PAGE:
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Should You Refinance - or Refinance Again?

Are you kicking yourself because you haven't taken advantage of low interest rates to refinance or buy a new home? Relax - you've still got plenty of time. On September 13th, the Federal Reserve announced a third round of "qualitative easing", known as QE3, to stimulate the economy. Among other plans, the Federal Reserve will keep the Federal Funds rate (the rate at which banks lend balances held at the Federal Reserve with each other) at or near zero at least through mid-2015.

Here's the thinking: Lower rates will stimulate more home buying. Increased housing demand will increase home prices. Higher home prices will increase existing home equity and result in fewer homeowners who are underwater, meaning that they owe more than their home is worth. More homeowners will then be able to qualify to refinance their existing mortgages at lower rates. After they refinance, they will have more disposable income and be able to spend more, which will lead to healthier businesses in a position to add more employees.

The next couple of years offer an unprecedented opportunity to refinance at historically low rates. If you have recently refinanced, should you do it again? If you haven't refinanced in the past few years, should you do it now? Here's what to consider:

Can you refinance to a shorter term?
If you are refinancing to the same term loan that you currently have, your monthly payments may be lower but you are extending the life of the loan. The best way to save significant money is to refinance to a shorter term loan, such as a 20-, 15- or even 10-year fixed rate. A lower rate may make a shorter term loan possible.

What are the prepayment penalties on your current loan?
You'll need to calculate prepayment penalties into your break even calculations (see below). Penalties vary, so be sure to check the terms of your loan or contact your loan officer.

How large is your mortgage?
If you have a large loan and large monthly payments, even a small drop in interest rates saves significant money. The smaller the mortgage, the less you are paying in interest and the larger the interest rate cut required to justify refinancing.

What is the break even point?
All other considerations lead up to this - when will you really start saving money on a new mortgage, and will you still be living in the house at this point? To calculate the break even point, you divide the fees associated with refinancing your mortgage by the monthly savings that you will realize. For example, if your closing costs are $3,000 and you save $100 per month by refinancing, your break even point is in 30 months. It wouldn't make sense to refinance if you plan to move before then.

Even if you refinanced with the past couple of years, you may come out ahead if you refinance again. We're here to help you evaluate all your options and calculate your break even point. Give me a call at 617-965-1236 or email me for help.

September's Home Value Improver

Fall Home Maintenance Essentials

It's hard to think about howling winter winds during these gorgeous September days, but now is the time to plan ahead. Here are five essential steps every homeowner should take to get ready for winter:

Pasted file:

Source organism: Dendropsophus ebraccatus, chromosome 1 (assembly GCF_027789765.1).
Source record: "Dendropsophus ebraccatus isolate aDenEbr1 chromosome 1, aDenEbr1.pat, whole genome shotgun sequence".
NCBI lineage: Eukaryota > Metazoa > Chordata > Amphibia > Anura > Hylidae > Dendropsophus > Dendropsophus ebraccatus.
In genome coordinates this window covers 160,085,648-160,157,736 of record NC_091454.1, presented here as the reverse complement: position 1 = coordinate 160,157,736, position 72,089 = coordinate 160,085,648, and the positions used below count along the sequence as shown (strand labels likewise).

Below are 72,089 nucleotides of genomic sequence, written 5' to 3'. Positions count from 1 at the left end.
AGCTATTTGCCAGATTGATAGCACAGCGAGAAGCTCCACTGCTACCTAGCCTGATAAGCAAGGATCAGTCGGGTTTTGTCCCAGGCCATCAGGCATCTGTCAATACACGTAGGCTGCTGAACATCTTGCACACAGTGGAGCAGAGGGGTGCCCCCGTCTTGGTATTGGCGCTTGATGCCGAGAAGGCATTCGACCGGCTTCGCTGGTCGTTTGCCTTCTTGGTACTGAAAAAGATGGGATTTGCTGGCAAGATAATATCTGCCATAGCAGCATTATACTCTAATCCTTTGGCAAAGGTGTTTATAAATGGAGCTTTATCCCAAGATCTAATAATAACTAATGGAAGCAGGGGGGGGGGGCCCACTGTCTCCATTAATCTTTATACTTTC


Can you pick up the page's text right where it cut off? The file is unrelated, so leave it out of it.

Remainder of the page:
1. Tune up the furnace - Annual tune ups by a professional will help your heating system operate at maximum efficiency and prevent malfunctions.
  2. Inspect and clean chimneys - A chimney sweep will inspect your chimneys for blockages or damage and clean creosote deposits to prevent chimney fires. Inspect your chimneys annually. Wood stoves should be cleaned every year, while open fireplaces can probably go every two or three years, depending upon the amount of wood that you burn.
  3. Plug gaps and add weatherstripping - Don't pay to heat the outdoors! Seal gaps where cold air comes in and warm air goes out. Pay particular attention to areas around windows, pipes and vents.
  4. Go on rodent patrol - Mice and squirrels love to sneak into a cozy house in the winter. Survey your house for entry points (a mouse can get through a space slightly smaller than a dime) and plug holes and/or screen vents as needed.
  5. Clean Dryer Vents - There are more fires caused by clothes dryers in winter than in any other season. Take time now to remove the vent cover on the outside of your house and vacuum lint and debris from the dryer exhaust tubing. From the inside, pull lint and build-up from both the back of the dryer and the exhaust tubing that attaches to it.

Westchester Mortgage

September 2012

September always feels like a fresh start. I'm energized and ready to tackle all kinds of projects that I have been putting off - like cleaning the dryer vents and weatherizing my home. In this issue of the newsletter, we present a quick checklist of pre-winter home maintenance tasks that we should all be doing now.

If refinancing or buying a new home is on your "To Do" list, the Federal Reserve just delivered some really good news for you. Even if you refinanced within the past year or so, you may want to think about refinancing again. Find out more in this month's feature article. As always, please give me a call if I can answer any questions!

Best regards,
Debbie Siegel
Westchester Mortgage

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